NHS in ‘perpetual winter of Narnia’

Topics covered: Ridouts professional advice

The NHS is in a state of disarray caused by its continual failure meet targets set for performance and a record 3.9m patients on waiting lists for a variety of operations.

18 weeks is the amount of time that the NHS is supposed to treat operations within (referred to as ‘referral to treatment’ – RTT) and it is falling short of that standard. The target has been missed by what appears to be a small margin of 0.7% but the NHS holds itself to a high regard and would only have set the target if it thought it to be one which reflected the service levels that are expected of the service.

The issue of bed blocking continues to be of significant importance with an increase of almost 40,000 bed days year on year for the month of July 2015 (147,376) and July 2016 (184,188). This problem is one that needs to be addressed with the upmost urgency as unfortunately it forms a never-ending cycle. A shortage of beds, created through patients being fit yet unable to be discharged, directly affects across the full complement of NHS targets.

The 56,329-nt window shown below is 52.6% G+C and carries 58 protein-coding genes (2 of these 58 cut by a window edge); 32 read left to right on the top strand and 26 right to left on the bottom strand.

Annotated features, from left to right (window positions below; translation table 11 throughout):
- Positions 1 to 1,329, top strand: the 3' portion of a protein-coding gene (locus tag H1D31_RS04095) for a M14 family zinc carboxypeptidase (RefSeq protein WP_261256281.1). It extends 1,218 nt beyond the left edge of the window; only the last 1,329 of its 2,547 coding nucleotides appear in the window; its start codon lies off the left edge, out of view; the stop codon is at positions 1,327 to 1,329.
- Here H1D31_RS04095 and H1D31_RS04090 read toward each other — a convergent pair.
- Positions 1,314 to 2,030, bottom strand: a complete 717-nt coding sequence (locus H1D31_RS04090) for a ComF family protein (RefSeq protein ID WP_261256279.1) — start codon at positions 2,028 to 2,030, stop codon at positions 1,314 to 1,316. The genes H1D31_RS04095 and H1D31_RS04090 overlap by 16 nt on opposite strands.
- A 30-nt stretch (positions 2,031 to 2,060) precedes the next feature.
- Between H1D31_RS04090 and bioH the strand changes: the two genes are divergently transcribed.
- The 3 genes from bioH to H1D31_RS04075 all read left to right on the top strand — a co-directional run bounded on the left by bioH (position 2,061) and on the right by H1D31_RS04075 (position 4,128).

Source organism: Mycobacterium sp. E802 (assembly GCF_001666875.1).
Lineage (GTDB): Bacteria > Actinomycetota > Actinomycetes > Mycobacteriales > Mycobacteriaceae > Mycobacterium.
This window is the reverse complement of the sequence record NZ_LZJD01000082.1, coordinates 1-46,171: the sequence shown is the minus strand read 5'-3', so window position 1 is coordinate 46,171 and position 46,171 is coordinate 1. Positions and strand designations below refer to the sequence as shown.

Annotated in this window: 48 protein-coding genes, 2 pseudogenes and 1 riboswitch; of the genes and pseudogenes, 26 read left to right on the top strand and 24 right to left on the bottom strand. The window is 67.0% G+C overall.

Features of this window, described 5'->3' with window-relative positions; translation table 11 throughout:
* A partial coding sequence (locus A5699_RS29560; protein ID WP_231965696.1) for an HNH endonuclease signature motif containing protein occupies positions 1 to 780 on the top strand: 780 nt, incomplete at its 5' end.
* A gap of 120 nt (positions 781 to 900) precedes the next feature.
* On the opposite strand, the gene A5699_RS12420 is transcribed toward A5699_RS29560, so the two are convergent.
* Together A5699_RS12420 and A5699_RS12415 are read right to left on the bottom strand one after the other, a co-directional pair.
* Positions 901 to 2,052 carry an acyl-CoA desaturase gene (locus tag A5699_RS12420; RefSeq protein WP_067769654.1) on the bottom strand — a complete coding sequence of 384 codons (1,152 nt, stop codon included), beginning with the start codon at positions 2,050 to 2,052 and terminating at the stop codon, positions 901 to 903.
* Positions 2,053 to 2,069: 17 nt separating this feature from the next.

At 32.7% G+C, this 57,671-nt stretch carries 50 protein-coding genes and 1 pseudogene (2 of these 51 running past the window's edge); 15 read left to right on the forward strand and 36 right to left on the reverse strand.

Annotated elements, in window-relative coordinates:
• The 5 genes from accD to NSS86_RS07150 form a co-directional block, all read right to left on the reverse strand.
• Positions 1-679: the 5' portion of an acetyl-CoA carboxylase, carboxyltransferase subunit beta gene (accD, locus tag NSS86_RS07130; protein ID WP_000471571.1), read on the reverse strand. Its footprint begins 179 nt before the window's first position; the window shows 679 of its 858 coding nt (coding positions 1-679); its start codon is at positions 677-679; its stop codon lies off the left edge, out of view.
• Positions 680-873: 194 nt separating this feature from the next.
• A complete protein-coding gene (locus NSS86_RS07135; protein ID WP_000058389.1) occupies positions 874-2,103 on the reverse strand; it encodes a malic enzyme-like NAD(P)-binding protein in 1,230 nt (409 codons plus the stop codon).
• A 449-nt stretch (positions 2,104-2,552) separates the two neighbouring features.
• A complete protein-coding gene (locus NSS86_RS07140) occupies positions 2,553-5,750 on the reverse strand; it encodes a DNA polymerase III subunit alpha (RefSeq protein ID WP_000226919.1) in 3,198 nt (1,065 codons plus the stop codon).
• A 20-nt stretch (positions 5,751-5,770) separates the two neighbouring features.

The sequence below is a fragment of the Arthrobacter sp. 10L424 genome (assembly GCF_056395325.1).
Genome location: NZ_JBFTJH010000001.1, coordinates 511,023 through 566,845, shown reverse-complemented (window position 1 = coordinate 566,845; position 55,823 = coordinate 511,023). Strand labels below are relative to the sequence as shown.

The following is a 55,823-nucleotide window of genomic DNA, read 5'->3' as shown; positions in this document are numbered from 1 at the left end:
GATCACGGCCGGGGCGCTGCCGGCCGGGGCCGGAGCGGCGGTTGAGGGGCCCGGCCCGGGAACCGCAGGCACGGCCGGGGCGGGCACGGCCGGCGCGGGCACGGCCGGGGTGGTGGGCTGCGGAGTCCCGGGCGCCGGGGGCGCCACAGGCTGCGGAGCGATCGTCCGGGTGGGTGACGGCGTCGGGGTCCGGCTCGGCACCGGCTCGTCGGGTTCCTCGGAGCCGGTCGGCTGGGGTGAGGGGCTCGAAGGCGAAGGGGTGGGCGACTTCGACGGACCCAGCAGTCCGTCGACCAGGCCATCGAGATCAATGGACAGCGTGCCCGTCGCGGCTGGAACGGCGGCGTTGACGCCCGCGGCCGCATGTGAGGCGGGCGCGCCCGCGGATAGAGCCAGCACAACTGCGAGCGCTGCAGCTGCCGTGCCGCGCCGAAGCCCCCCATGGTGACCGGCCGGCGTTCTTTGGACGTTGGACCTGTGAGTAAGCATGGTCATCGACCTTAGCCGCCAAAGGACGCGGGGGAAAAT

Claire Marx, president of the Royal College of Surgeons said of the failure to meet the 18 week RTT target: –

“It feels as if the NHS has stepped through the wardrobe and into the perpetual winter of Narnia…We cannot forget that behind these statistics are potentially very ill and anxious patients who are being made to wait far too long for treatment. This is the true impact of the serious financial pressure we’ve seen the NHS come under in recent months. The forthcoming autumn statement offers an opportunity for the government to provide more money for the NHS and social care, and to agree to a cross-party commission to review how we can make the NHS sustainable for the long term. Without a serious look at what the NHS needs in funding, we will remain in a state of constant winter.”

This combines to form a picture of an NHS under continual pressure from which there appears to be no respite, more funding is certainly needed to help address this situation. In spite of this NHS England maintains that whilst the statistics fall short of their own targets they still outstrip the performance of every other comparable western nation.

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